Great chronic migraine burden in affected adolescents
MedWire News: US study results show that adolescents are greatly burdened by chronic migraine (CM), yet few seek help from healthcare providers.
"Given the substantial burden of their condition, adolescents with CM have surprisingly low rates of healthcare and medication utilization," say the authors.
Indeed, the findings, obtained from 375 US adolescents aged 12-17 years, showed that 63.3% of the participants with all-cause CM had not visited a healthcare provider in the previous year. And only 10% of those with CM unrelated to medication overuse had taken adequate pharmacologic pain relief (defined as treatment duration of 11 days or more) in the previous month.
As reported in the journal Headache, all participating adolescents completed a questionnaire, telephone interview, and a 30-day diary, from which the investigators calculated CM symptom frequency.
All-cause CM and CM unrelated to medication overuse occurred among the group at respective rates of 1.75% and 0.79%.
These rates, highlight Richard Lipton (Albert Einstein College of Medicine, New York) and team, are lower than those previously reported among US adults (1.40-2.20%).
In addition, Lipton et al noted a difference between adult- and adolescent-CM presentations. Specifically, the aura phase known to frequently occur in adults was reported by only 20% of the adolescents with all-cause CM.
The investigators used the Headache Impact Test and the Pediatric Migraine Disability Assessment tests to assess the impact of migraine on daily life. In doing so, they found that 70-90% of adolescents with all-cause CM reported severe impact and disability.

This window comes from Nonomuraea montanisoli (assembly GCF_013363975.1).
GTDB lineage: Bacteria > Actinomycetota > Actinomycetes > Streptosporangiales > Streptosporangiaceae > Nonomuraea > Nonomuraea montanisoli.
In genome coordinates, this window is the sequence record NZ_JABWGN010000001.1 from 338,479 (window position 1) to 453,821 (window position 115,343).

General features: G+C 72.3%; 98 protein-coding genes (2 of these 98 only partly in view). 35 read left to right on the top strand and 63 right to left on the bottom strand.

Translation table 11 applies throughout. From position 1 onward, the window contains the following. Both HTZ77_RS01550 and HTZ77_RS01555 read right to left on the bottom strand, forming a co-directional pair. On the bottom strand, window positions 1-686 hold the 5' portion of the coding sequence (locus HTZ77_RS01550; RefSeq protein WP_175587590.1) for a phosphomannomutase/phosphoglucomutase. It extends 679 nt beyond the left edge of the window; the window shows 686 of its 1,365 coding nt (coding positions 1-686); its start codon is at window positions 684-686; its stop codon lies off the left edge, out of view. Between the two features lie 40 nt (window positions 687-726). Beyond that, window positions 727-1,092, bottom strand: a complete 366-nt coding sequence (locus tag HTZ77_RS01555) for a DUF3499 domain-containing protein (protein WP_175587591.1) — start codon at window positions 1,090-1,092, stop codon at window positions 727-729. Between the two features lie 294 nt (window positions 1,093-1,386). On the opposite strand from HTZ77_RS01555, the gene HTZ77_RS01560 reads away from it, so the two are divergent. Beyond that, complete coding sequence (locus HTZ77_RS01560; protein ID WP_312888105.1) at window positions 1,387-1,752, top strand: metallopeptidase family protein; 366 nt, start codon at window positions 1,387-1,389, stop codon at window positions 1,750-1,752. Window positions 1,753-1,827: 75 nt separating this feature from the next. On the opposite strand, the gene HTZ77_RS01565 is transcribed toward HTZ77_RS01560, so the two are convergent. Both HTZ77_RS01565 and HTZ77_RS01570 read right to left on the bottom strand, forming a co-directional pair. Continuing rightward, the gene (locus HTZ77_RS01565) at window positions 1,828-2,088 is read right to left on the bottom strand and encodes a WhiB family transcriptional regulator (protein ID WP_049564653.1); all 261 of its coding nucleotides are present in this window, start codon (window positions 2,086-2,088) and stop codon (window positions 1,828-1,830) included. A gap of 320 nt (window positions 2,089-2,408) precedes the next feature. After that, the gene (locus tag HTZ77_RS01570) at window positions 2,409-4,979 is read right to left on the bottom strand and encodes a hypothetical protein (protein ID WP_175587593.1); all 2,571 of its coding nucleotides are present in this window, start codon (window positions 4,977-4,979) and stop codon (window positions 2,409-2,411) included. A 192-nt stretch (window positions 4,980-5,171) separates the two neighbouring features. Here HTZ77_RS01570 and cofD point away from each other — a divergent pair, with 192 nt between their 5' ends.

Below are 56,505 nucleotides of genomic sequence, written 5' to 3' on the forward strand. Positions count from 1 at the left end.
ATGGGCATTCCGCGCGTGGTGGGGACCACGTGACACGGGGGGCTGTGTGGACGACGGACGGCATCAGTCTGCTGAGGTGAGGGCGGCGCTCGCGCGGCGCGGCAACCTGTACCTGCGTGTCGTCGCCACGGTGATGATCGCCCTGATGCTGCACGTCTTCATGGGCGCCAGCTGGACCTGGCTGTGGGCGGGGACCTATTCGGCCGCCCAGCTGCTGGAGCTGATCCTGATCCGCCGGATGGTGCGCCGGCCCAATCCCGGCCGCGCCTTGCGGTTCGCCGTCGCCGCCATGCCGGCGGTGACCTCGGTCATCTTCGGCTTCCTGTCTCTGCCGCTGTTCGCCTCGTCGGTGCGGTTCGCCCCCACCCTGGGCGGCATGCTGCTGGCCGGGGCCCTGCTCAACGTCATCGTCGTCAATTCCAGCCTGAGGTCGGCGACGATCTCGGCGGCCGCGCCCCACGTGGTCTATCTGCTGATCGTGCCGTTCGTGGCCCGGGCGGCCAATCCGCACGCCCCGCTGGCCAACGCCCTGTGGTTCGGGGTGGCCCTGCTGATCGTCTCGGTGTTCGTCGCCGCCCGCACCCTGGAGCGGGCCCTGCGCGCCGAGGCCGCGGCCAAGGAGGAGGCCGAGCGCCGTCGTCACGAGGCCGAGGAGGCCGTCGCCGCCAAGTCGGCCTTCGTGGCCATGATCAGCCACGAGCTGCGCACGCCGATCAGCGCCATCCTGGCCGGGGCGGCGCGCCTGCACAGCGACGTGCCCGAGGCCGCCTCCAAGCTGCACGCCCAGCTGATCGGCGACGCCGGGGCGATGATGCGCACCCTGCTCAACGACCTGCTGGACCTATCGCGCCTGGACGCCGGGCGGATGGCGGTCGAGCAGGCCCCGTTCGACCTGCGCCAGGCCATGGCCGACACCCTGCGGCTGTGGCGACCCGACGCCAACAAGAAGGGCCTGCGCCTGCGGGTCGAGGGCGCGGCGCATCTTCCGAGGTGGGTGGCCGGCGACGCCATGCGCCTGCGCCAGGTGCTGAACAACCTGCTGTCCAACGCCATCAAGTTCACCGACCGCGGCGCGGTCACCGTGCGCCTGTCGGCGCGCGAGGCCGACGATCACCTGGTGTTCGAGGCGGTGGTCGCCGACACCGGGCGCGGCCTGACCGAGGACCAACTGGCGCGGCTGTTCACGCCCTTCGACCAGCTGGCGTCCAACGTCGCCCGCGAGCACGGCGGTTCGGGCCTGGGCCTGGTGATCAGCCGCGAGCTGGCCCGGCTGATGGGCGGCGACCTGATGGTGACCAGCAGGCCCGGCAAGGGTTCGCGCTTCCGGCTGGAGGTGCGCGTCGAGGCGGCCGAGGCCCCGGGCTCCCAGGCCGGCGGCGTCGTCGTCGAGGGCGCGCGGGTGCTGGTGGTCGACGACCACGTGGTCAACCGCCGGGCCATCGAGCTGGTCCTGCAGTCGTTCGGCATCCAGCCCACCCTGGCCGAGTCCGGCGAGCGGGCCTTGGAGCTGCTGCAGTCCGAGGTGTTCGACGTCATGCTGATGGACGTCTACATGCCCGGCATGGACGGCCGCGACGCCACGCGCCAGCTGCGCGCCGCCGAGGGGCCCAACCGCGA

Irrespective of this high level of symptom burden, only 36.7% of the all-cause CM patients reported obtaining medical help for their symptoms.
The researchers also found that 60.0% of adolescents who reported having all-cause CM were aged 16-17 years, and that all-cause CM was over three times more common among women than men, with 76.7% of the reported adolescent CM cases occurring in women.
Lipton and team say that their findings indicate that the burden of adolescent CM is great but currently unaddressed.
They conclude: "The development of optimal criteria for diagnosing adolescents with CM is critical to fully understanding how medical needs can be met within this complex population."
MedWire (www.medwire-news.md) is an independent clinical news service provided by Springer Healthcare Limited. © Springer Healthcare Ltd; 2011
By Lauretta Ihonor